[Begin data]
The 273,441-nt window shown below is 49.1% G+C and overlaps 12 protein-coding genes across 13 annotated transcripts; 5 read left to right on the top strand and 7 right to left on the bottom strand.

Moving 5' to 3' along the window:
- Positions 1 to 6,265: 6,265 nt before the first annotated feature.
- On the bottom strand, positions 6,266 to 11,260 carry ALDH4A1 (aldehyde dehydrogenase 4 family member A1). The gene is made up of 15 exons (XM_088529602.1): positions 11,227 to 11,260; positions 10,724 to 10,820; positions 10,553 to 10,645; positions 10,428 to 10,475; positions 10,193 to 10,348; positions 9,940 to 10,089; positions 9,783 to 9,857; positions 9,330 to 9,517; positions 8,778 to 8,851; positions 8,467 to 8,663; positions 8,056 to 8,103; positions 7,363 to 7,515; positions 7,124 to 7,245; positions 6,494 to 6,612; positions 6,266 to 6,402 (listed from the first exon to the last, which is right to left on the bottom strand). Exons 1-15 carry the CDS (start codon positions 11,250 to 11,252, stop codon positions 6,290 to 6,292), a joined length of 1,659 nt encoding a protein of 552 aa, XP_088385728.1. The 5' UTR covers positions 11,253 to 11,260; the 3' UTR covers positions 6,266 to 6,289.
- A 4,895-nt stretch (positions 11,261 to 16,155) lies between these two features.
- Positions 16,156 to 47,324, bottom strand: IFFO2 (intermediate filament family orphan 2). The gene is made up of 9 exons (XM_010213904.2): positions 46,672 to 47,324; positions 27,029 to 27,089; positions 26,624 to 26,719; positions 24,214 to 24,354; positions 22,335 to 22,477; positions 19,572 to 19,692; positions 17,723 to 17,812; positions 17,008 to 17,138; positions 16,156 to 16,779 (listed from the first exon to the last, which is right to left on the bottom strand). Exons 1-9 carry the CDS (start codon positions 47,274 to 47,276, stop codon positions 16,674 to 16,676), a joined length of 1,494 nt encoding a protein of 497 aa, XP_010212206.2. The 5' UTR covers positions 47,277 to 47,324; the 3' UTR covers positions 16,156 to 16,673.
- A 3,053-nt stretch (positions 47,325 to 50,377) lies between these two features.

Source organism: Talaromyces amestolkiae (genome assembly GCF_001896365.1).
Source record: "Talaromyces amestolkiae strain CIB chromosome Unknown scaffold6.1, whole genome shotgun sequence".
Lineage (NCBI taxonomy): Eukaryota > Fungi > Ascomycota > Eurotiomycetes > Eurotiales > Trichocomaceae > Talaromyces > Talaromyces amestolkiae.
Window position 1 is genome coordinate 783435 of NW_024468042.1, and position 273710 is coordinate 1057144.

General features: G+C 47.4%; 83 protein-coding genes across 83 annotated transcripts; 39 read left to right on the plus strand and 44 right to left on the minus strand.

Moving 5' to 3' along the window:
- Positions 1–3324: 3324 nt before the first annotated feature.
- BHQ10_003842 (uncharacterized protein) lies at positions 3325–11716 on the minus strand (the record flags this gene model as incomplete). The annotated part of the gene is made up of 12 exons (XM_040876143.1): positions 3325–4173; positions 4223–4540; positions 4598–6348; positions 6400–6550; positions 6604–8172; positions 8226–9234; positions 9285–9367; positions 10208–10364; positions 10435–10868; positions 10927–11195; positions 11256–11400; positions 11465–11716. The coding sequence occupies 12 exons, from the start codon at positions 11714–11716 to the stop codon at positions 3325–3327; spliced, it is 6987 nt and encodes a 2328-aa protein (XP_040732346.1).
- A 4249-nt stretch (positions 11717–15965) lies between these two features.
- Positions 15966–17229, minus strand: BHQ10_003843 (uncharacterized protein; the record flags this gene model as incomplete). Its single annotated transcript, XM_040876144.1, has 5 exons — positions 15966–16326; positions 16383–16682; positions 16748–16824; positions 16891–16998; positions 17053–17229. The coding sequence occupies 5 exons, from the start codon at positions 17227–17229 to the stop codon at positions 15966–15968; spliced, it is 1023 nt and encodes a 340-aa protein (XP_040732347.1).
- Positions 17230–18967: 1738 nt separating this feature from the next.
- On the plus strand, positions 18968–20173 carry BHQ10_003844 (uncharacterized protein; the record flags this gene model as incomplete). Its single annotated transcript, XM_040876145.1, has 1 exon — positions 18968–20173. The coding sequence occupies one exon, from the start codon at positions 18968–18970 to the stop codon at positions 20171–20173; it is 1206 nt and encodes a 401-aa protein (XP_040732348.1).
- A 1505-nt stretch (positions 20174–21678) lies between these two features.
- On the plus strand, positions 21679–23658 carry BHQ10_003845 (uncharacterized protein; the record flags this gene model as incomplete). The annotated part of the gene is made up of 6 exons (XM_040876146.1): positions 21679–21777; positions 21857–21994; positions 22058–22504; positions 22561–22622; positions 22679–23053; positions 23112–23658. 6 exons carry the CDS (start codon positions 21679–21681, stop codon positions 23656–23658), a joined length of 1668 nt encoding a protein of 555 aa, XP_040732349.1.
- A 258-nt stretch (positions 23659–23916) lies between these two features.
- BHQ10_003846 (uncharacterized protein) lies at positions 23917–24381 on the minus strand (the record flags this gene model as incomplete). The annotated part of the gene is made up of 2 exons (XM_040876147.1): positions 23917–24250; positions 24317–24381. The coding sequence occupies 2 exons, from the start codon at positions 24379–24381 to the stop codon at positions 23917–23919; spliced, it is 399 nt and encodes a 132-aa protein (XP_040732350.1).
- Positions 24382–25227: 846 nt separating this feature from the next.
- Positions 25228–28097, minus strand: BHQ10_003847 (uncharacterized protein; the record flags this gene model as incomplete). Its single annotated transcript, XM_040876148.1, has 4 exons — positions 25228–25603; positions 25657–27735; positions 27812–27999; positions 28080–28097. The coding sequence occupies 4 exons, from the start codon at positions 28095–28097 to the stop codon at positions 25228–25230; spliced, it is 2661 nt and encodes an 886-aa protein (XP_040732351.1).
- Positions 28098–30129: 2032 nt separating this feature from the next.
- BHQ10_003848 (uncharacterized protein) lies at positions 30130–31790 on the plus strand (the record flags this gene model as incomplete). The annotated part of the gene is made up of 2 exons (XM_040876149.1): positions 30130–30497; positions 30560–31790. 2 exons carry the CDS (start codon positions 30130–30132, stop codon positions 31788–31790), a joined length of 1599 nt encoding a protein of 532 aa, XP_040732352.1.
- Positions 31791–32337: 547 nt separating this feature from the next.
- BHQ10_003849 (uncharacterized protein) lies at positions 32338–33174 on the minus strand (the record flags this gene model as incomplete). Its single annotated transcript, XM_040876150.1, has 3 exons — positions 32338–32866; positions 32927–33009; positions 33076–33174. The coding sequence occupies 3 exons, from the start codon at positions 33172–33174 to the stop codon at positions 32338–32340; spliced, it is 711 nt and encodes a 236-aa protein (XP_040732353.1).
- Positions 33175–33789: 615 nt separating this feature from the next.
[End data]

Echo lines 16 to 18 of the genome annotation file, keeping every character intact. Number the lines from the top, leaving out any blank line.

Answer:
- A 4249-nt stretch (positions 11717–15965) lies between these two features.
- Positions 15966–17229, minus strand: BHQ10_003843 (uncharacterized protein; the record flags this gene model as incomplete). Its single annotated transcript, XM_040876144.1, has 5 exons — positions 15966–16326; positions 16383–16682; positions 16748–16824; positions 16891–16998; positions 17053–17229. The coding sequence occupies 5 exons, from the start codon at positions 17227–17229 to the stop codon at positions 15966–15968; spliced, it is 1023 nt and encodes a 340-aa protein (XP_040732347.1).
- Positions 17230–18967: 1738 nt separating this feature from the next.